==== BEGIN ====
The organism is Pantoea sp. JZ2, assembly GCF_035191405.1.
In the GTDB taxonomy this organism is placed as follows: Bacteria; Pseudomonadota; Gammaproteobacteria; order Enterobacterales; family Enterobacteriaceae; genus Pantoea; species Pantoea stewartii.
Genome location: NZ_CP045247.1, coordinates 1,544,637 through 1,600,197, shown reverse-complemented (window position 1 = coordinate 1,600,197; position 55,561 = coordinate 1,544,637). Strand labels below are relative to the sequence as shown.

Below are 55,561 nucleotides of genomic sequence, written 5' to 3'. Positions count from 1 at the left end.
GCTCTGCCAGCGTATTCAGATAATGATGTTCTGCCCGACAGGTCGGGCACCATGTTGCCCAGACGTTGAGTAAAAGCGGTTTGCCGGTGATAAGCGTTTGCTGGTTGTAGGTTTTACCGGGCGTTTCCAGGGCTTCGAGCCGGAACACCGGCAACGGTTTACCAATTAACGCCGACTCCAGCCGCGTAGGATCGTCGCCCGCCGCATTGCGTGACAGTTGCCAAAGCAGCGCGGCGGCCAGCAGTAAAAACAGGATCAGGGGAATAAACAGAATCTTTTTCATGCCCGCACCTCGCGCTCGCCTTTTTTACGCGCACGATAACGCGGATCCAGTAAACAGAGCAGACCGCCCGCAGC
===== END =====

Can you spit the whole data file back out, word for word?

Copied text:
The organism is Pantoea sp. JZ2, assembly GCF_035191405.1.
In the GTDB taxonomy this organism is placed as follows: Bacteria; Pseudomonadota; Gammaproteobacteria; order Enterobacterales; family Enterobacteriaceae; genus Pantoea; species Pantoea stewartii.
Genome location: NZ_CP045247.1, coordinates 1,544,637 through 1,600,197, shown reverse-complemented (window position 1 = coordinate 1,600,197; position 55,561 = coordinate 1,544,637). Strand labels below are relative to the sequence as shown.

Below are 55,561 nucleotides of genomic sequence, written 5' to 3'. Positions count from 1 at the left end.
GCTCTGCCAGCGTATTCAGATAATGATGTTCTGCCCGACAGGTCGGGCACCATGTTGCCCAGACGTTGAGTAAAAGCGGTTTGCCGGTGATAAGCGTTTGCTGGTTGTAGGTTTTACCGGGCGTTTCCAGGGCTTCGAGCCGGAACACCGGCAACGGTTTACCAATTAACGCCGACTCCAGCCGCGTAGGATCGTCGCCCGCCGCATTGCGTGACAGTTGCCAAAGCAGCGCGGCGGCCAGCAGTAAAAACAGGATCAGGGGAATAAACAGAATCTTTTTCATGCCCGCACCTCGCGCTCGCCTTTTTTACGCGCACGATAACGCGGATCCAGTAAACAGAGCAGACCGCCCGCAGC